Henry Miller, ‘Free Trade and Print Culture: Political Communication in Early Nineteenth-Century England’’, Cultural and Social History, 14:1 (2017), 35-54


Katrina Navickas and Adam Crymble, ‘From Chartist Newspaper to Digital Map of Grass-roots Meetings, 1841–44: Documenting Workflows’, Journal of Victorian Culture 22:2 (2017), 232-42


Stephen Roberts, Annotated Bibliography of Chartism, 1995-2018 (CreateSpace Independent Publishing Platform), 79pp


Tom Scriven, Popular virtue: continuity and change in radical moral politics, 1820-70 (Manchester UP), ix, 223pp


Michael J. Turner, Radicalism and Reputation: The Career of Bronterre O’Brien (Michigan State UP), xii, 374pp


Greg Vargo, An Underground History of Early Victorian Fiction: Chartism, Radical Print Culture and the Social Problem novel (Cambridge UP), xiv, 278pp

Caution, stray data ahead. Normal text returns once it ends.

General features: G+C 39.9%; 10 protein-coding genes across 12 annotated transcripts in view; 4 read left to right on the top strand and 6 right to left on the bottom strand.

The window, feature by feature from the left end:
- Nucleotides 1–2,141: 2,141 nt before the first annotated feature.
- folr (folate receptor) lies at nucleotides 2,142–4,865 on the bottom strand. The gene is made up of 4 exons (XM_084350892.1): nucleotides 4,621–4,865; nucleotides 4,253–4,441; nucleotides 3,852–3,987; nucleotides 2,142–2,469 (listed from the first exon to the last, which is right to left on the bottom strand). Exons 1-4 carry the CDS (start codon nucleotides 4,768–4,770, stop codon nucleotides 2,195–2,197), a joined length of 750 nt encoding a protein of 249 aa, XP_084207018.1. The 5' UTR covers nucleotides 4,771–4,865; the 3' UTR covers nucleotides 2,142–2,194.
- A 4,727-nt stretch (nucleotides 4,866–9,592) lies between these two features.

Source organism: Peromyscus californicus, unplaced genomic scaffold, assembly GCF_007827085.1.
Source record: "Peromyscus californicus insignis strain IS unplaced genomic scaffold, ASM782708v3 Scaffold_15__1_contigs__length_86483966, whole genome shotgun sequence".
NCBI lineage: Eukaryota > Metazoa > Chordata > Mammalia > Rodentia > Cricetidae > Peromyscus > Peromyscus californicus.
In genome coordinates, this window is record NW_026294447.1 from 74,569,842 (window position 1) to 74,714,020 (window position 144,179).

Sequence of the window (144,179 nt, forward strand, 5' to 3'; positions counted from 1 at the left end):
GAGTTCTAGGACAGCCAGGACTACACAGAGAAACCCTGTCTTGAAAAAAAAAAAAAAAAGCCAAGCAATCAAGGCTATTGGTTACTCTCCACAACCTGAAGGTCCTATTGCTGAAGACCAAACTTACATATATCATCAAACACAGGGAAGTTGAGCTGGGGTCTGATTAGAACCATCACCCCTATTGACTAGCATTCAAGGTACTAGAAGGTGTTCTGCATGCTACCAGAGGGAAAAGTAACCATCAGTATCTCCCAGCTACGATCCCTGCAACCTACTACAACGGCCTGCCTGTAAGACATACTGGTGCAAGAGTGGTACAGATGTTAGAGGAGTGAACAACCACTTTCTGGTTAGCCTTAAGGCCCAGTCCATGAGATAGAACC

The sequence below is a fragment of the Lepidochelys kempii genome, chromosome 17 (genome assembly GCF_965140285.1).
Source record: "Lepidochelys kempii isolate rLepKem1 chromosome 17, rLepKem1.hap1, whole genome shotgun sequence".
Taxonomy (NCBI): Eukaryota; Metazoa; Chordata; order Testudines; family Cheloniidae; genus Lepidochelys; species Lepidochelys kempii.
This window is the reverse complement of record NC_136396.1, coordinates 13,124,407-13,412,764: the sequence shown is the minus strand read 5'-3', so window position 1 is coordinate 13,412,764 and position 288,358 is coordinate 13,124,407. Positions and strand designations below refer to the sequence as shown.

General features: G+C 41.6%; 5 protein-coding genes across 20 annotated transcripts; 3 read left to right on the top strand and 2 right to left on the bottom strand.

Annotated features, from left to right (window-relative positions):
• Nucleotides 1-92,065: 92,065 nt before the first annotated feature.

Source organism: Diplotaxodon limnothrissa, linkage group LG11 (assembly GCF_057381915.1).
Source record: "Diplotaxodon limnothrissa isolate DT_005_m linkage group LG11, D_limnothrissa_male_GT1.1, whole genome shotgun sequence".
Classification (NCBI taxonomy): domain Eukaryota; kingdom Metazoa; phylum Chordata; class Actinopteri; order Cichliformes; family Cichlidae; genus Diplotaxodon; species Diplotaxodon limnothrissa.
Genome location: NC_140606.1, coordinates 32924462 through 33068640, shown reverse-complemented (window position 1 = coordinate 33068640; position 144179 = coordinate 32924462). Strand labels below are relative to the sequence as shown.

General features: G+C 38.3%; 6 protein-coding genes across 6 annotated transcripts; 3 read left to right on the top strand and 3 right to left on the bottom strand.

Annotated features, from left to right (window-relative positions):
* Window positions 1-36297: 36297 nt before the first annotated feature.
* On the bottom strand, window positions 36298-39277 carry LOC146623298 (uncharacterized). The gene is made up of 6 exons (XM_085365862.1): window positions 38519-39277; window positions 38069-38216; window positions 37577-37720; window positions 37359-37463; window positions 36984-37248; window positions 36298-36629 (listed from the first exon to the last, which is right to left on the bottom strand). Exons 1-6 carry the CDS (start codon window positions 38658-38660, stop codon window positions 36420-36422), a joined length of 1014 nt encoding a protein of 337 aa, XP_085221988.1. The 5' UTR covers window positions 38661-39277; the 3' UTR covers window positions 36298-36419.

And an addition to the 2016 bibliography

Rob Breton, The oppositional aesthetics of Chartist fiction: reading against the middle-class novel (Routledge, 2016), 158 p


3] Elegy for the Chartist Poets

To supplement the preceding listing, there is a notable addition to modern poetry that takes aspects of Chartism as its subject. ‘Elegy for the Chartist Poets’ is a sequence of six poems that concludes the latest collection of poetry by Ian Parks, Citizens (Smokestack Books, 2017; ISBN 978-0-9955635-6-8).


4] Media Watch

Listen out for a new documentary series on BBC Radio4, devoted to the history of socialism and presented by Anne McElvoy. An early episode will be devoted to the Chartist movement.


This is an occasional newsletter. It is not intended to replace the several excellent websites devoted to Chartism, but simply to circulate quickly news and details of events that may be of interest.


Feel free to send items to and, equally, to pass this on to anyone who may be interested.